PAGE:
In the absence of such demonstrations, evolutionary biologists have taken to offering what one biologist I know calls "word salad" -- jargon-laced descriptions of unobserved past events-- some possible, perhaps, but none with the demonstrated capacity to generate the information necessary to produce novel forms of life. This genre of evolutionary literature envisions exons being "recruited" and/or "donated" from other genes or from an "unknown source"; it appeals to "extensive refashioning" of genes; it attributes "fortuitous juxtaposition of suitable sequences" to mutations or "fortuitous acquisition" of promoter elements; it assumes that "radical change in the structure" of a gene is due to "rapid, adaptive evolution"; it asserts that "positive selection has played an important role in the evolution" of genes, even in cases when the function of the gene under study (and thus the trait being selected) is completely unknown; it imagines genes being "cobbled together from DNA of no related function (or no function at all)"; it assumes the "creation" of new exons "from a unique noncoding genomic sequence that fortuitously evolved"; it invokes "the chimeric fusion of two genes"; it explains "near-identical" proteins in disparate lineages as "a striking case of convergent evolution"; and when no source material for the evolution of a new gene can be identified, it asserts that "genes emerge and evolve very rapidly, generating copies that bear little similarity to their ancestral precursors" because they are apparently "hypermutable." Finally, when all else fails, scenarios invoke the "de novo origination" of new genes, as if that phrase -- any more than the others just mentioned -- constitutes a scientific demonstration of the power of mutational mechanisms to produce significant amounts of new genetic information. (pp. 227-228)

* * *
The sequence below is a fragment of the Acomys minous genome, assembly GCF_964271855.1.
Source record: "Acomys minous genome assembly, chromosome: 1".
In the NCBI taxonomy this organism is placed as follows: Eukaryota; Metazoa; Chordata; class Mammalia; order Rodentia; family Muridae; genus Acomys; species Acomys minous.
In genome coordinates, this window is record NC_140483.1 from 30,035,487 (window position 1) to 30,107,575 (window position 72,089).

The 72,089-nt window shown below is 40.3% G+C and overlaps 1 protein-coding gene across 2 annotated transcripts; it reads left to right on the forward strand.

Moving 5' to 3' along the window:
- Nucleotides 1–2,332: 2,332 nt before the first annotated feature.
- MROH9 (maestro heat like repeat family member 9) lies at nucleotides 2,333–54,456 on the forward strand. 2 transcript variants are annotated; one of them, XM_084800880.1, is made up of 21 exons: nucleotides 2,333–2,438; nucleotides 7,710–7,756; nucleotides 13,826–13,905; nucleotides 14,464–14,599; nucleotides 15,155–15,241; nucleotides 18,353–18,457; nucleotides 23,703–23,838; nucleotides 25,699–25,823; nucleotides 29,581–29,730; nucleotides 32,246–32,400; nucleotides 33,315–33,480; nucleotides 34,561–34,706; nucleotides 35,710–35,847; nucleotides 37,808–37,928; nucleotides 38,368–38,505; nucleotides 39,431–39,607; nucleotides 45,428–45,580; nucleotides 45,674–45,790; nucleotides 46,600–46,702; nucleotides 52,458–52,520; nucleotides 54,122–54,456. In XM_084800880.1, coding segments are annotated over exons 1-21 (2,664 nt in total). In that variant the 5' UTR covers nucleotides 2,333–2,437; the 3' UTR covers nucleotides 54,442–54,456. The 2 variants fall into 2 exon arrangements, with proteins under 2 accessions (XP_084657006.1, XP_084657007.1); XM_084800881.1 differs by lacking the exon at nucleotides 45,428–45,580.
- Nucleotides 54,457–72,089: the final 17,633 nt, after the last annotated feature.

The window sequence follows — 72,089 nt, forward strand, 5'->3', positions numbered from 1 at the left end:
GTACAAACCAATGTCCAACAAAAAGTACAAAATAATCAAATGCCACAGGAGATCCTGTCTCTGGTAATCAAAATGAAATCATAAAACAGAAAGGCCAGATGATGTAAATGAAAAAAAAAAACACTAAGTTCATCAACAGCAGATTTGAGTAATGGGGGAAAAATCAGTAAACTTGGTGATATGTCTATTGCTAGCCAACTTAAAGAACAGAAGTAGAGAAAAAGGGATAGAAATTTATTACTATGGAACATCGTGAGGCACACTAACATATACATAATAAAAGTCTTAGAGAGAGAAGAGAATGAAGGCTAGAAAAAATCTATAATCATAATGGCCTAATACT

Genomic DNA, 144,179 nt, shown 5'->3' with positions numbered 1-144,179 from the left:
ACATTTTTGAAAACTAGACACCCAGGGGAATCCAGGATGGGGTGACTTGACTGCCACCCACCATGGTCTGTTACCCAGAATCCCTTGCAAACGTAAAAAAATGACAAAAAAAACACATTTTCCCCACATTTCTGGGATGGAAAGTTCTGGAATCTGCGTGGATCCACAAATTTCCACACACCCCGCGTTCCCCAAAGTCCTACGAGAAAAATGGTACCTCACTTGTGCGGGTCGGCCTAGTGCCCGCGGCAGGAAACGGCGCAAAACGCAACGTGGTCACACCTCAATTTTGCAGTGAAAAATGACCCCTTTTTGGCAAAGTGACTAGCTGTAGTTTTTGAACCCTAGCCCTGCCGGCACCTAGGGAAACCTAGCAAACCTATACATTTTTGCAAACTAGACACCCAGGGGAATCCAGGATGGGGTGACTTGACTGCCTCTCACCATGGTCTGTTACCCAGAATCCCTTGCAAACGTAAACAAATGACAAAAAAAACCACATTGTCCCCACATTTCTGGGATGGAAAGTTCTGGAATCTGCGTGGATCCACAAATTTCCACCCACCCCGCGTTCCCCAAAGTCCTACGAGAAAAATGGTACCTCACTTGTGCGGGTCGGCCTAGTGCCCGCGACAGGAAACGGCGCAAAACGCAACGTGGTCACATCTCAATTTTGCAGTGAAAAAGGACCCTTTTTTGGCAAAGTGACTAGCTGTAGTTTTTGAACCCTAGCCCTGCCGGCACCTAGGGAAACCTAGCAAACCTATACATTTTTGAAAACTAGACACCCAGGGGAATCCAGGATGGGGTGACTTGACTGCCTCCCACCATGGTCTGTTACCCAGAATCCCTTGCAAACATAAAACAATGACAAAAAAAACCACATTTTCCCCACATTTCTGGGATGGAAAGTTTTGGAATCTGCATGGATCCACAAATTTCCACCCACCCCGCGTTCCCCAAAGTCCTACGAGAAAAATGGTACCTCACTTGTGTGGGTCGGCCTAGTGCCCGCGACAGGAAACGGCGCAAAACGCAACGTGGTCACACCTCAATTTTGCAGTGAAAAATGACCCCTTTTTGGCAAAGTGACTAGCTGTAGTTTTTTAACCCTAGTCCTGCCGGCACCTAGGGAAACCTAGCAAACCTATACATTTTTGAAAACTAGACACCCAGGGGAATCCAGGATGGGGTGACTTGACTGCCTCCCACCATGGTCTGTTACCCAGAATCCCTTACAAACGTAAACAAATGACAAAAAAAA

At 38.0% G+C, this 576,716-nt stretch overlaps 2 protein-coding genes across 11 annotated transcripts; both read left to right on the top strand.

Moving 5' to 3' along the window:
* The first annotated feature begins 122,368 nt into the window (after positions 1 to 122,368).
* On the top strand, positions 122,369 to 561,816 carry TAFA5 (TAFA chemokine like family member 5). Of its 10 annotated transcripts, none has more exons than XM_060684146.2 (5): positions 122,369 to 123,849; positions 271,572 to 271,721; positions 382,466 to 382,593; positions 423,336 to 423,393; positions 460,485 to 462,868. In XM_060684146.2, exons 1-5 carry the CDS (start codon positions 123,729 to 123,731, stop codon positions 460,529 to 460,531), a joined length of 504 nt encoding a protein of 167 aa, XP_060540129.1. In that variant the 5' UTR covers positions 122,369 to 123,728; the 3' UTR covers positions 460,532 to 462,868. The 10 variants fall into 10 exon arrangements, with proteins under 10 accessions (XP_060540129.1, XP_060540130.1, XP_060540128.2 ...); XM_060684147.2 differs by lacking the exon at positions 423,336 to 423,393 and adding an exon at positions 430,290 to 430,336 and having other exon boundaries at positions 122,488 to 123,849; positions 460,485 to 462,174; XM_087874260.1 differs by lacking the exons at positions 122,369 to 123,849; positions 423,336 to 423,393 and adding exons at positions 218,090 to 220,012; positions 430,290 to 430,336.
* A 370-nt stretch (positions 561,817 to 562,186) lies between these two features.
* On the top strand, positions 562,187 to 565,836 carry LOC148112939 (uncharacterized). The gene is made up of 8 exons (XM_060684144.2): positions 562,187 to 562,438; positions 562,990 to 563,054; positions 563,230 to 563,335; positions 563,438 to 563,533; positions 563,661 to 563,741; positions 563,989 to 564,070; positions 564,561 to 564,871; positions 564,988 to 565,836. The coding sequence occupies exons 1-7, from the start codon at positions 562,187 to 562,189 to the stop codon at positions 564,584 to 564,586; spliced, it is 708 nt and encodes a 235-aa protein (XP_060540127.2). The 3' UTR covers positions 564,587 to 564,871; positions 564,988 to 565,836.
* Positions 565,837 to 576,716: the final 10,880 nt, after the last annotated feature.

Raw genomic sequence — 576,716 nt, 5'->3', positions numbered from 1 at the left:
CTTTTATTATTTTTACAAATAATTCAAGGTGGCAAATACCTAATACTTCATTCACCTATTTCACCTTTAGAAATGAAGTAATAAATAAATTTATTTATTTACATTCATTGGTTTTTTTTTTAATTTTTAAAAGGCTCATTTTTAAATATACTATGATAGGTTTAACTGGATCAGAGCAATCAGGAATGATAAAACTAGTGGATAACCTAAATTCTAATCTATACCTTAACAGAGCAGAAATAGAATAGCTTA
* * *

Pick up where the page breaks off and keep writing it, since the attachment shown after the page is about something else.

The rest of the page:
Darwin's Doubt, my article, and an additional article by David Berlinski and Tyler Hampton each provide detailed analysis of some of the studies cited by Long et al.. Here was my conclusion:
    In not a single case did the above papers cited by Long et al. actually explain how new functional information arose. In no case was there an analysis of how natural selection could have favored mutational changes that were shown to be likely along each step of an alleged evolutionary pathway; never was any detailed step-by-step mutational pathway even given. At best, these studies offered vague and ad hoc appeals to duplication, rearrangement, and natural selection -- often in a sudden, extreme, and abrupt manner -- to form the gene in question. In many cases, natural selection was invoked to allegedly account for changes in the gene, even though the investigators didn't even know the function of the gene and thereby could not identify the advantage provided by the gene's function. In no case were calculations performed to assess whether sufficient probabilistic resources existed to produce the asserted mutational events on a reasonable timescale. In some cases, the original genetic material for the genes was unknown, or the studies asserted spontaneous "de novo" origin of genes from previously non-coding DNA. While they readily admitted that "de novo" gene emergence is rare, no attempt was made to assess whether such an unguided mechanism is even remotely plausible on mathematical probabilistic grounds. These papers play the Gene Evolution Game, but never ask the right questions to explain how neo-Darwinian mechanisms create new genetic information.
    And Yet It Moves